Today’s critter is a Lithodes maja, or Northern stone crab (Trollkrabbe in Norwegian). They live in depths between 80-500 meters, where they feed on algae, bottom dwelling animals, and of scavenging. They are much smaller than their relatives the King crab (Paralithdodes camtschaticus), reaching up to 150 mm across the carapace.
Despite the name, they are not true crabs – Brachyura, but rather Anomurans: “As decapods (meaning ten-legged), anomurans have ten pereiopods (legs), but the last pair of these is reduced in size, and often hidden inside the gill chamber (under the carapace) to be used for cleaning the gills. Since this arrangement is very rare in true crabs (for example, the small family Hexapodidae), a “crab” with only eight visible pereiopods is generally an anomuran.” (Wikipedia)
Martin encountered this one when participating on this year’s final MAREANO survey in the Barents Sea. MAREANO has been working on mapping the depth and topography, sediment composition, contaminants, biotopes and habitats through a combination of video stations and physical sampling of sediments and animals in Norwegian waters since 2006.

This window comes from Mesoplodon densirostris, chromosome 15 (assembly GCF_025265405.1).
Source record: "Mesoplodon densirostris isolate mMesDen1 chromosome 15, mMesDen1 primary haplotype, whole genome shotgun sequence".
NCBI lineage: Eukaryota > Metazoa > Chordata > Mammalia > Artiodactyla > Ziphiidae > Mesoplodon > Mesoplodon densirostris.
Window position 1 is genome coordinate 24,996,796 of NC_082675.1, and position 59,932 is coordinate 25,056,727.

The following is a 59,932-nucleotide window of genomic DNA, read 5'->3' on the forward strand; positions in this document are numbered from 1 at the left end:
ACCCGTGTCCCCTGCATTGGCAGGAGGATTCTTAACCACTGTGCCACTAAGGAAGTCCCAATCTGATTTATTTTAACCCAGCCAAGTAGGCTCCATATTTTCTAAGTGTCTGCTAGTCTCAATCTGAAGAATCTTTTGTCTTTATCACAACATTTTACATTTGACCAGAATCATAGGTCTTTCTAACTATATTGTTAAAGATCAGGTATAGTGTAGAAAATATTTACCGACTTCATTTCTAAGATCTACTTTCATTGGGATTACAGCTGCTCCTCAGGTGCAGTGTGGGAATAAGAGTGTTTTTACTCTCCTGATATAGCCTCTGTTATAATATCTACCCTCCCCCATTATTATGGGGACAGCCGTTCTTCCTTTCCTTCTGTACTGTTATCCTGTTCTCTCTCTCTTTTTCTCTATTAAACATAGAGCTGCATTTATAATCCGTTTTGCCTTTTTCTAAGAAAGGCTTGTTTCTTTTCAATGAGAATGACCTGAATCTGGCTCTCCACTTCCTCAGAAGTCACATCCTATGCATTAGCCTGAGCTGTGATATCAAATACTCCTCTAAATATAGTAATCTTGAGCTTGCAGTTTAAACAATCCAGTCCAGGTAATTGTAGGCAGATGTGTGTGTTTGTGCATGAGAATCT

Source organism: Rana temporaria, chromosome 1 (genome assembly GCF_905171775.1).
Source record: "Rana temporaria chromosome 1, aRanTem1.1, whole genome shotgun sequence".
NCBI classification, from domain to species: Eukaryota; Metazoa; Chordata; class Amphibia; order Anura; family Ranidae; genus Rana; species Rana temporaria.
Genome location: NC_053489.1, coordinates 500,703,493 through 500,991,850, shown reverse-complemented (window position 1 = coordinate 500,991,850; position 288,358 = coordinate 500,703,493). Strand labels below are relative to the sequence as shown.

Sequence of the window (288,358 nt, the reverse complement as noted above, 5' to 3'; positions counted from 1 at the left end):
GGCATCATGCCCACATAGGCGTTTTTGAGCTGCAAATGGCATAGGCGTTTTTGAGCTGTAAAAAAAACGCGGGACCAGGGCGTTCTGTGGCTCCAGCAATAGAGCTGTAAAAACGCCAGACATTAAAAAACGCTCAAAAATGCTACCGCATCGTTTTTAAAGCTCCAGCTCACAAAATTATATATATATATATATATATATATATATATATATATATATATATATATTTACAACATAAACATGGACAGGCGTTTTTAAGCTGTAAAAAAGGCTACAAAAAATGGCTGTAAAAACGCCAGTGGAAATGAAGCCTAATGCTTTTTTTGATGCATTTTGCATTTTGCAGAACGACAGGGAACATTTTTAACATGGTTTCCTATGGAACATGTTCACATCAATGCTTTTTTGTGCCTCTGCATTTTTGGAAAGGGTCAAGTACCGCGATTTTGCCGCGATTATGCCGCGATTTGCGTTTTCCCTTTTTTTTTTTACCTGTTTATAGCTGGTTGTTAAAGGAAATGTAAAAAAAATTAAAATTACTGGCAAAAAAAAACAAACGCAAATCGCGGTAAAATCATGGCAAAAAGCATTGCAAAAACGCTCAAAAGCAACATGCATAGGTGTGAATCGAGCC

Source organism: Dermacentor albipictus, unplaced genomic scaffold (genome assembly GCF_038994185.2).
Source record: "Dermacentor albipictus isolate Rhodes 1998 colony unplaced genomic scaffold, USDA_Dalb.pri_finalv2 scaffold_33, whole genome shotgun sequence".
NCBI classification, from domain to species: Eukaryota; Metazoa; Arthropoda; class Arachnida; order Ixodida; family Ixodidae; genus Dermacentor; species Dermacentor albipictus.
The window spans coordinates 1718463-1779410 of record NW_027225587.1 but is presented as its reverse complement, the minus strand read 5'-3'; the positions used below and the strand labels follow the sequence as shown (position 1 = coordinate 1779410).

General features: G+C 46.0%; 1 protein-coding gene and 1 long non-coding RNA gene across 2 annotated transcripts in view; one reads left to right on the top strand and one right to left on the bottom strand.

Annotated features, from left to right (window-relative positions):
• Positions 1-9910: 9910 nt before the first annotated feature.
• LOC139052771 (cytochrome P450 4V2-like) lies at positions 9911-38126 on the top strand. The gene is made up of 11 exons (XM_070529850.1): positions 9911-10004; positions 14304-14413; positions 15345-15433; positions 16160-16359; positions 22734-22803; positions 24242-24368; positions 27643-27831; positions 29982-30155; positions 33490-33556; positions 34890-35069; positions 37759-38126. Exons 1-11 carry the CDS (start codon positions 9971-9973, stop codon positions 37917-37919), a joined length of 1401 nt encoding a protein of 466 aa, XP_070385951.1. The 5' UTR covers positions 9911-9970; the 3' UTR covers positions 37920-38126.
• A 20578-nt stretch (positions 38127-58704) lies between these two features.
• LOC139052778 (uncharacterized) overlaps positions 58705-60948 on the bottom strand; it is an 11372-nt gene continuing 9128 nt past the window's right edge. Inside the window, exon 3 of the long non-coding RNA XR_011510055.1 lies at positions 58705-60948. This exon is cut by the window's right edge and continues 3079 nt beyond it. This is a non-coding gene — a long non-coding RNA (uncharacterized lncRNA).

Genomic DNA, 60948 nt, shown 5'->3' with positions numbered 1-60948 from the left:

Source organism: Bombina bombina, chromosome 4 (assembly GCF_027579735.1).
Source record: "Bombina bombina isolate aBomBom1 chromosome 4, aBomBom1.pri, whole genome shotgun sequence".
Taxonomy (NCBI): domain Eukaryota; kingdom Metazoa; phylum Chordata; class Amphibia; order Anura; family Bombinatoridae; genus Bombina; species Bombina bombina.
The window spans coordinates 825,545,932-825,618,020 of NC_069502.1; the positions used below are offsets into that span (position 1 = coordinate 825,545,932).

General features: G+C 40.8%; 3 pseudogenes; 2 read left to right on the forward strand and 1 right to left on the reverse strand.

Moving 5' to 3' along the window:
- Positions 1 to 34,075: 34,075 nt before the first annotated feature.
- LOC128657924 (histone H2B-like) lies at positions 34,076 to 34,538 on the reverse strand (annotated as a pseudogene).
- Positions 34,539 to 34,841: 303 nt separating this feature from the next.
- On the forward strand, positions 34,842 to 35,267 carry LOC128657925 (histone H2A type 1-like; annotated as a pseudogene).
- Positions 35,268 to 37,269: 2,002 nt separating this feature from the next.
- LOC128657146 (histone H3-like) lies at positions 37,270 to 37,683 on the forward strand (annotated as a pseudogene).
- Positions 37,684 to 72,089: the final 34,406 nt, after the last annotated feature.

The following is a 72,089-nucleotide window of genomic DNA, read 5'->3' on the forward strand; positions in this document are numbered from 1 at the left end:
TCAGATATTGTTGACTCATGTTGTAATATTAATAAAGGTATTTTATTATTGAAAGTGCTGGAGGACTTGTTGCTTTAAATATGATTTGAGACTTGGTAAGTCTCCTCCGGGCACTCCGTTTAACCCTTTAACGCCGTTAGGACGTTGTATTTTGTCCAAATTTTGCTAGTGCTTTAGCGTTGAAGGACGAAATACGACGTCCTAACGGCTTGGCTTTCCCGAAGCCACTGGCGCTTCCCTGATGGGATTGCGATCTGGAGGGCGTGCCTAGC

A cruise typically lasts between 10 and 20 days, and for most years MAREANO has had 2-3 cruises. The amount of stations and collected material is staggering!
Below is a map over the “full stations”, the stations that also include physical samples of biological material from grab, sled and trawl. These samples are split into fractions, some to be further processed by MAREANO, whilst others are bulk fixated without further analysis. The MAREANO-identified animals and unsorted fractions from these stations are deposited at the University Museum once MAREANO is done with them. We then continue to process them; decide which samples are significant, sort the unsorted fractions, implement material into the museum collections, and make it available for further research. For the interactive maps, go here.
-Martin & Katrine